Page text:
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MarkusEugen
01-16-2014, 03:37 PM
Hi all,

I am a beginner and I started playing with vertex shaders and I do not understand why I get an empty screen. This is my paint function:


glPushMatrix();
glScalef(1.75, 1.75, 1.0);

glClear(GL_COLOR_BUFFER_BIT);

glBlendFunc(GL_ONE, GL_ONE);
glEnable(GL_BLEND);
glCallList(myVectors);

glBlendFunc(GL_SRC_ALPHA, GL_ONE_MINUS_SRC_ALPHA);
glEnable(GL_LINE_SMOOTH);
glLineWidth(2.0);
glCallList(myGridOverlay);

glDisable(GL_LINE_SMOOTH);
glDisable(GL_BLEND);

glPopMatrix();


This code works fine but as soon as I add a vertex shader the output is empty.
This is the shader:


void main(void)
{
gl_Position = gl_ModelViewProjectionMatrix * gl_Vertex;
}

I thought this should basically "do nothing" and display the vertices "as-is". I am sure I do something fundamentally wrong...
Any suggestions?

Markus

Cornix
01-16-2014, 04:13 PM
You do not write any outputs to the fragment shader. Without any color or texture coordinates or any information what so ever the fragment shader can not produce any fragments.

MarkusEugen
01-16-2014, 05:39 PM
Thanks, that worked! I thought I can use a vertex shader without a fragment shader.

chbaker0
01-16-2014, 10:00 PM
This post in another forum (http://www.gamedev.net/topic/374168-glsl-vertex-shader-without-fragment-shader/) suggests that you need to output certain other variables aside from gl_Position if you want to take control of vertex processing but not fragment processing. Specifically, you'll need to give the fixed function fragment processor some colors to work with; the post shows gl_FrontColor as the variable to output for color.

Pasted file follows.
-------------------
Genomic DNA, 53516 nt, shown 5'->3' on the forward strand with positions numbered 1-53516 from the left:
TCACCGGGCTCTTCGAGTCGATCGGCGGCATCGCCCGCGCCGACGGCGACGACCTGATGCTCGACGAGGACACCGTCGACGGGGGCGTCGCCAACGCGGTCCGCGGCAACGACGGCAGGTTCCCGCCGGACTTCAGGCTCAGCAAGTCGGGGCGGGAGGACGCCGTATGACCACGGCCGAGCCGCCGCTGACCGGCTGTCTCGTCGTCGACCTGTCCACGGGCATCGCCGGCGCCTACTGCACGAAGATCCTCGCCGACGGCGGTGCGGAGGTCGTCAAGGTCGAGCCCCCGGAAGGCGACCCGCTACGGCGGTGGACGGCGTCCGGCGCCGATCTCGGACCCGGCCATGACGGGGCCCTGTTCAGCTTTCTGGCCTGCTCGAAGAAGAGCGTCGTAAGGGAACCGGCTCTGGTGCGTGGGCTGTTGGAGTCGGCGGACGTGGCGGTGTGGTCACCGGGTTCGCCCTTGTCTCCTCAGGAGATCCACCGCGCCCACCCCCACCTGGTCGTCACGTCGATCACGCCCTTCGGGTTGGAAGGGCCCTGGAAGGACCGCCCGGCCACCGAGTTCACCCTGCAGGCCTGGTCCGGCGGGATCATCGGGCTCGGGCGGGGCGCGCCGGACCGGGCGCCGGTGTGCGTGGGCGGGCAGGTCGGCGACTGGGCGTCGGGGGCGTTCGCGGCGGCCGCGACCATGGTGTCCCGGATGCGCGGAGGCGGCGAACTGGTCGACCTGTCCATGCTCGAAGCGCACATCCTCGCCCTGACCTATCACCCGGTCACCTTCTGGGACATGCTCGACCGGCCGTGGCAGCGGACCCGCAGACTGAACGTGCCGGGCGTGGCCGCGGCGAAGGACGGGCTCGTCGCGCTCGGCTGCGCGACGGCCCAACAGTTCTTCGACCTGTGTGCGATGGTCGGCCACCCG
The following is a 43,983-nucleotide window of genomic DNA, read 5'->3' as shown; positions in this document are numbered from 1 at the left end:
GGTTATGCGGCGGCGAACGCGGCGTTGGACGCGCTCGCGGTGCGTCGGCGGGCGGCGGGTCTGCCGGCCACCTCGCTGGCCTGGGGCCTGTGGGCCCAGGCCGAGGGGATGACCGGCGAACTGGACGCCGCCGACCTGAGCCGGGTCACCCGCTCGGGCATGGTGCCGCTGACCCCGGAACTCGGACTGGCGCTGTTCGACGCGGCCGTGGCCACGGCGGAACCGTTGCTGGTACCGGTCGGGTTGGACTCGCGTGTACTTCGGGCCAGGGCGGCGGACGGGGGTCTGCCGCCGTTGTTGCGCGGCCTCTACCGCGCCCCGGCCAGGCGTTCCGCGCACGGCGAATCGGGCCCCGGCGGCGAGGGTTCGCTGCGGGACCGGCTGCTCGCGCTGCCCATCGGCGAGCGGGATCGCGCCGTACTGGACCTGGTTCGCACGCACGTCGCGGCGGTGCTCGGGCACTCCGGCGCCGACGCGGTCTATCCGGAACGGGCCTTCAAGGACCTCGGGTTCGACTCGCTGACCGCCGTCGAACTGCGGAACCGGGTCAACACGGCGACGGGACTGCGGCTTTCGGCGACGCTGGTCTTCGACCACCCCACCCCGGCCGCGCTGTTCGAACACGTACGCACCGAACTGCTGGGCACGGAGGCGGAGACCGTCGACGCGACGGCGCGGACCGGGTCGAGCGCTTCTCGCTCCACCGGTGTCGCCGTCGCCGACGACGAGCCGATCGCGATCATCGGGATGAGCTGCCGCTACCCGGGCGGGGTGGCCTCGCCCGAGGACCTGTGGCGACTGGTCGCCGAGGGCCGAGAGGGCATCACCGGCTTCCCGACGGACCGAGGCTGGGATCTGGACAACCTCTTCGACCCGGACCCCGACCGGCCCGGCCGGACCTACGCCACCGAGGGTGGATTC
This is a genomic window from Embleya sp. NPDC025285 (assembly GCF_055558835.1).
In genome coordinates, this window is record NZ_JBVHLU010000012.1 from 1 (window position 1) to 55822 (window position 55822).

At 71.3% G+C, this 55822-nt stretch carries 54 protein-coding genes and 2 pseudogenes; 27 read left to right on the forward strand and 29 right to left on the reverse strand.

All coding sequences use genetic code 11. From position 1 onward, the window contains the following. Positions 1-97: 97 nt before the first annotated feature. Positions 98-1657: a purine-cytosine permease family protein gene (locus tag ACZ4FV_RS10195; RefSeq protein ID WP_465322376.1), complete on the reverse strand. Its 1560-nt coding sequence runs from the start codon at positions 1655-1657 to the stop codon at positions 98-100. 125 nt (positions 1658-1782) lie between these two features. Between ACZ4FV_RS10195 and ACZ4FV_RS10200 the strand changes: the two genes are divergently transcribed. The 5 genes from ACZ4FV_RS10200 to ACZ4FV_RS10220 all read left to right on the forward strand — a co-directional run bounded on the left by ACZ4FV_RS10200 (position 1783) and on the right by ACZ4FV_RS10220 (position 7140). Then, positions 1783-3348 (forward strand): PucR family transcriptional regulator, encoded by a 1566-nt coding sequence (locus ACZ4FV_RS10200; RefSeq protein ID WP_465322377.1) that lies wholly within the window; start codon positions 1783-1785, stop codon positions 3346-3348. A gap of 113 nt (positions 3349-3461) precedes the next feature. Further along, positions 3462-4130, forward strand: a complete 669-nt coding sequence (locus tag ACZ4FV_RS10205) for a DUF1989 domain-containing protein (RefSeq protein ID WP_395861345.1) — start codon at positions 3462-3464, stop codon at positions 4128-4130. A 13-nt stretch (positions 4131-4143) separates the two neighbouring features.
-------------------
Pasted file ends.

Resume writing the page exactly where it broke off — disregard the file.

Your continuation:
MarkusEugen
01-17-2014, 10:02 AM
Nice! thanks for pointing this out - that works as well.

chbaker0
01-17-2014, 09:11 PM
No problem. Actually, if you like the level of control that playing with vertex shaders gives you, you may want to go ahead and learn OpenGL 3.3+. It drops all the matrix operations, glBegin/glEnd operations, etc. The "core profile" pretty much gives you a platform to write your vertex and fragment (and geometry and tesselation control/evaluation and compute, if you so desire) shaders and functions to give you an interface to your shaders. It is a little more difficult to get going with at first, since it does make you "reinvent the wheel" in a sense, but it gives you MUCH MUCH more flexibility; you decide how all your data is laid out, you decide how to process all your vertices.